More Canadians are living alone in, or approaching, retirement and they face specific challenges
The latest census revealed some interesting findings about how the lifestyles and living arrangements of Canadians are changing. From the changing nature of the family structure to the aging population, Canadians are facing challenges that previous generations simply didn’t encounter.
Perhaps most significant, from a financial planning perspective, is the increasing number of people who are living alone in, or approaching, retirement.
The continuation of this trend is attributable to a number of factors. People are living longer and in many cases the healthier spouse is surviving their deceased partner for a longer period of time. ‘Grey’ divorce is also on the rise as more people choose to get divorced later in life. Some people are simply choosing to remain single as a permanent lifestyle choice.
“Those clients who are going into retirement single really need make sure their financial plan is in order,” says Christine Van Cauwenberghe, VP for Tax and Estate Planning at Investors Group. “Clients also need to make sure they have got an emergency fund; they have to care of themselves and most single people are quite cognizant of that.”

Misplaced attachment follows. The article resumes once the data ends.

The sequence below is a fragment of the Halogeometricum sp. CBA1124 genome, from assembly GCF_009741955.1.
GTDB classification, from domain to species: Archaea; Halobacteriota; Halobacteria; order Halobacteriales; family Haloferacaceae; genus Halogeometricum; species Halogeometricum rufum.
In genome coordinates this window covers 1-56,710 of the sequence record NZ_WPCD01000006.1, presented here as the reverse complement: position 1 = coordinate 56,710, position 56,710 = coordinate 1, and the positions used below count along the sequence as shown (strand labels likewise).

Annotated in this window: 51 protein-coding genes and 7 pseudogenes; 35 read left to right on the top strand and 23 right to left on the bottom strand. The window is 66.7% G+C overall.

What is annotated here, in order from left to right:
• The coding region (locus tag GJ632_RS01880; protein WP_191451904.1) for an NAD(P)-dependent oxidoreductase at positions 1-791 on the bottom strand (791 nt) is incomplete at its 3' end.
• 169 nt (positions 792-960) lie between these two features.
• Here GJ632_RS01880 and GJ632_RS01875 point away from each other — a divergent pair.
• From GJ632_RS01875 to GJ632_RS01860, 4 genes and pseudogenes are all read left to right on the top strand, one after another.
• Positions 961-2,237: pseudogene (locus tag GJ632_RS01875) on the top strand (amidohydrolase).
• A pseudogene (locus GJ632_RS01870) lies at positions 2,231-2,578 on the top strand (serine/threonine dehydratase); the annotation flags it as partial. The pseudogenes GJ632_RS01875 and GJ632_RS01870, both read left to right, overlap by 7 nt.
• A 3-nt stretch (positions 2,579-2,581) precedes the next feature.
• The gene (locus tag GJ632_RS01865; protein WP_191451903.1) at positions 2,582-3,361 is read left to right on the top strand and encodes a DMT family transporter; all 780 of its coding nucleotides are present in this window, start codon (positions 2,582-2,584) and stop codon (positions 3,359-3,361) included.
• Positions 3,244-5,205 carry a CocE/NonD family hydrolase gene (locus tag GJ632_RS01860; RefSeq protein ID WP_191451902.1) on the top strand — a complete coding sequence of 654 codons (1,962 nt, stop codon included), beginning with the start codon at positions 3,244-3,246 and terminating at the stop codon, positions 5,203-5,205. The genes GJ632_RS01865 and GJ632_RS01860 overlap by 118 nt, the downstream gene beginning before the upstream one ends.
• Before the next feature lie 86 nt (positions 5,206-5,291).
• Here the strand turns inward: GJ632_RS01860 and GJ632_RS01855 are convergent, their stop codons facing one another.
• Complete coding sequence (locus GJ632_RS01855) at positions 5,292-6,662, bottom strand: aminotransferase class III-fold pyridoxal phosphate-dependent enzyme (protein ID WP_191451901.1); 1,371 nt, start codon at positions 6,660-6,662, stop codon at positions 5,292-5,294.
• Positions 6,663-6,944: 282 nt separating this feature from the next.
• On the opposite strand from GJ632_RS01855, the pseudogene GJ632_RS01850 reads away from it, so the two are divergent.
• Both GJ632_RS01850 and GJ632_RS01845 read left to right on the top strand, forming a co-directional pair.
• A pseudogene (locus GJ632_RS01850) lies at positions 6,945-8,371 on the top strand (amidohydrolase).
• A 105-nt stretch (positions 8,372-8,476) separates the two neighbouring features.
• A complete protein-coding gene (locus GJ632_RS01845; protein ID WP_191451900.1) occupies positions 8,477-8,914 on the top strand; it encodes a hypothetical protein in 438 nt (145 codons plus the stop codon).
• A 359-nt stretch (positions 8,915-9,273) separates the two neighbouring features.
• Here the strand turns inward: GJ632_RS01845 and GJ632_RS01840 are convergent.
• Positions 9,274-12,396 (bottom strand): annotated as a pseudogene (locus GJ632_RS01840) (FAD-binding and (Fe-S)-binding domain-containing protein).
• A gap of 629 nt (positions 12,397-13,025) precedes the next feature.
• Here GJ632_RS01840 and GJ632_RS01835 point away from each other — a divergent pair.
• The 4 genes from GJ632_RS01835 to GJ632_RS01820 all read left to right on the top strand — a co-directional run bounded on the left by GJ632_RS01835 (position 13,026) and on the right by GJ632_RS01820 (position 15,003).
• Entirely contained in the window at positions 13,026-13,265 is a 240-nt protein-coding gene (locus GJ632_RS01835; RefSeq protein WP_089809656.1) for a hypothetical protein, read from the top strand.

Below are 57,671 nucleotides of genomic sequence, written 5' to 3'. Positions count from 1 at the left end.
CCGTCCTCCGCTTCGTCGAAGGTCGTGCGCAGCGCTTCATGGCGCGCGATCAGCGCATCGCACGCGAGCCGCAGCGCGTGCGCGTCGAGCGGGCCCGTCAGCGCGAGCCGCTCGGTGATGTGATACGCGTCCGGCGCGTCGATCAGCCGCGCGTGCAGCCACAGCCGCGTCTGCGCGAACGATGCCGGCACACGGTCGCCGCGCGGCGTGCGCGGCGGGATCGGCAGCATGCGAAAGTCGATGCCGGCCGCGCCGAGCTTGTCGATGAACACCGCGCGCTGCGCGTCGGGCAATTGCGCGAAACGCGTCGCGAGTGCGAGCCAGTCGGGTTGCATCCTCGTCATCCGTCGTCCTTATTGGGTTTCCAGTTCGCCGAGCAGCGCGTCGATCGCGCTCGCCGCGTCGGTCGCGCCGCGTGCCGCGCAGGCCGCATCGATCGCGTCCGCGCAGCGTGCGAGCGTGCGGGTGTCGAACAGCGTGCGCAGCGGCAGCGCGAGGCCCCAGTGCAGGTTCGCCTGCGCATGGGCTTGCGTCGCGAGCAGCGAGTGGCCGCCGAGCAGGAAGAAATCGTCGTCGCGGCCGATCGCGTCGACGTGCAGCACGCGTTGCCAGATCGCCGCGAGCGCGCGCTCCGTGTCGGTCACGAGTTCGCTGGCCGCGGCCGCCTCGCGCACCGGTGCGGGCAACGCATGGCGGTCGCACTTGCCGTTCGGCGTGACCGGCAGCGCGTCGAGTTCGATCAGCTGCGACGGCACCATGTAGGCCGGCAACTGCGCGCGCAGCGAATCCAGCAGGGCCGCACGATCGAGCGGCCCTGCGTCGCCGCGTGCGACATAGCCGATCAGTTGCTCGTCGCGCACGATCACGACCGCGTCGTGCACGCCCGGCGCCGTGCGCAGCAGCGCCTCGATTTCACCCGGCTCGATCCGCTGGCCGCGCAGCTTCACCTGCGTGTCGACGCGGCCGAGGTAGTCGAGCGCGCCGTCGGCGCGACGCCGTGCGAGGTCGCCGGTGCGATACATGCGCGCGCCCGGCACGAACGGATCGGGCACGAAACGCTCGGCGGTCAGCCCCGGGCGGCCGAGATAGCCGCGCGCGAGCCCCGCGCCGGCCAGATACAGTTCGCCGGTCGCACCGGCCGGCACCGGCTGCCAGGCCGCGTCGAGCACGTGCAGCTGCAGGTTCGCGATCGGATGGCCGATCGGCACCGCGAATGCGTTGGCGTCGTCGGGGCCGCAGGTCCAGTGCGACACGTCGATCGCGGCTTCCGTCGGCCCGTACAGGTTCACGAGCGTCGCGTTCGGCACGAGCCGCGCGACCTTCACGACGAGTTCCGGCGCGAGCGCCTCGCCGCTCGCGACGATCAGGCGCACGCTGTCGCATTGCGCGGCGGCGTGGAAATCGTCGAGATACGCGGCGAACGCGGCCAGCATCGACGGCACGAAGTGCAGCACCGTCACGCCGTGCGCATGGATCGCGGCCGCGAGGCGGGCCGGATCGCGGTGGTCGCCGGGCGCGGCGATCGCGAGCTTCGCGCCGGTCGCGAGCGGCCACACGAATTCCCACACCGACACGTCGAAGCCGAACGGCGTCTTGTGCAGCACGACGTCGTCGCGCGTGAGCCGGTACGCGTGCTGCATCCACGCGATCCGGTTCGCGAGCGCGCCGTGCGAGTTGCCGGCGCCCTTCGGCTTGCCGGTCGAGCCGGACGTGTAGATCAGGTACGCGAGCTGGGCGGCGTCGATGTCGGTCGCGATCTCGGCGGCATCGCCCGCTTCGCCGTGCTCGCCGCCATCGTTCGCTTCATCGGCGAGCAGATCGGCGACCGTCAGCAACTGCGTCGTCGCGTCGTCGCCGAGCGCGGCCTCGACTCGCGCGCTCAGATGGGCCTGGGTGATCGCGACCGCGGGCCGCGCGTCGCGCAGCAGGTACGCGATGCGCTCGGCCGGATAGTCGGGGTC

It’s often the individuals who end up becoming single later in life who have a harder time adjusting to the financial challenges of living alone. People in that group are more likely to have developed their financial plan on the assumption that they would have a spouse and would be sharing expenses.
“Those people find themselves in a tough spot because they do not have the time to make up any financial difference,” says Van Cauwenberghe. “If you separate in your 30s or 40s, you have time to save a little more, delay your retirement, or make plans that will enable you to build a bigger retirement fund.”
Incapacity is one of the most pressing things a single retiree needs to plan for. Who is going to be the client’s caregiver and, if they don’t have children, who will be their advocate when they are unable to take care of themselves? “Single people may not have to worry about estate planning as much, but they do need to think about who might be best positioned to act as their power of attorney,” Van Cauwenberghe says.
“Do they have disability insurance, critical illness insurance, and long-term care health insurance? Also, where single retirees are concerned, life time benefits are generally of higher importance than death benefits because they do not have a spouse to benefit from a life insurance policy.”
WP will speak to Christine Van Cauwenberghe again next Wednesday to find out about some of the tax implications faced by single retirees and to discuss how advisors can best help this growing demographic.
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